Obesity, Culture, and Symbolic Body Capital
Edited by Eileen P. Anderson-Fye and Alexandra Brewis
The average size of human bodies all over the world has been steadily rising over recent decades. The total count of people clinically labeled “obese” is now at least three times what it was in 1980. Fat Planet represents a collaborative effort to consider at a global scale what fat stigma is and what it does to people. Making use of an array of social science perspectives applied in multiple settings, the authors examine the interplay of weight, wealth, history, culture, and meaning to fat and its social rejection. They explore the notion of symbolic body capital—the power of non-fat bodies to do what people need or want. In so doing, they illustrate the complex and quickly shifting dynamics in thinking about fat—often considered personal yet powerfully influenced by and influential upon the broader world in which we live.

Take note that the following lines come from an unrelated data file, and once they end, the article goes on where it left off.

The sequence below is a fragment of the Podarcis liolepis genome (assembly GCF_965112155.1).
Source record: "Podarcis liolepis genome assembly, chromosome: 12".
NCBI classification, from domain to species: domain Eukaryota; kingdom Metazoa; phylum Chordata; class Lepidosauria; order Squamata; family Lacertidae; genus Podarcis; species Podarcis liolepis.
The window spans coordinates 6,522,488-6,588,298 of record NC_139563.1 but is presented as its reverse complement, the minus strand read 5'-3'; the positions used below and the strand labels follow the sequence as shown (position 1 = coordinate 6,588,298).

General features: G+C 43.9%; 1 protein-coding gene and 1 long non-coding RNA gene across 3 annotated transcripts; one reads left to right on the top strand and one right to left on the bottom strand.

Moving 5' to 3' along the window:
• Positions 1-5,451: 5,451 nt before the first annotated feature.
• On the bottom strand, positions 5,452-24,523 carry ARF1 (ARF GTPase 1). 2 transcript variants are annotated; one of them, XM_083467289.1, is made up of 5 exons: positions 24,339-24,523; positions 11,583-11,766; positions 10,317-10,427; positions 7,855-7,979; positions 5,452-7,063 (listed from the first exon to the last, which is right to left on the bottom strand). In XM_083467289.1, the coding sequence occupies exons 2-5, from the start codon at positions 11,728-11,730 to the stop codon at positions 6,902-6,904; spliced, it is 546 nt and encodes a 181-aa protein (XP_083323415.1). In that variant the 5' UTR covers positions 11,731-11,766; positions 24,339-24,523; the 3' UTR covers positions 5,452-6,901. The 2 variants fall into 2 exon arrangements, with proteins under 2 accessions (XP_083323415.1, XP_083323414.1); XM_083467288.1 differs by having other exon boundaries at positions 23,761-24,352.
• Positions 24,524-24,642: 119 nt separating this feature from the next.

Contributors: Eileen Anderson-Fye, Anne Becker, Arundhati Bharati, Alexandra Brewis, Monica Casper, Yunzhu Chen, Alexander Edmonds, Maureen Floriano, Daniel Hruschka, Caryl James, Rebecca Lester, Stephanie McClure, Ashley Mears, Nicole Taylor, Sarah Trainer
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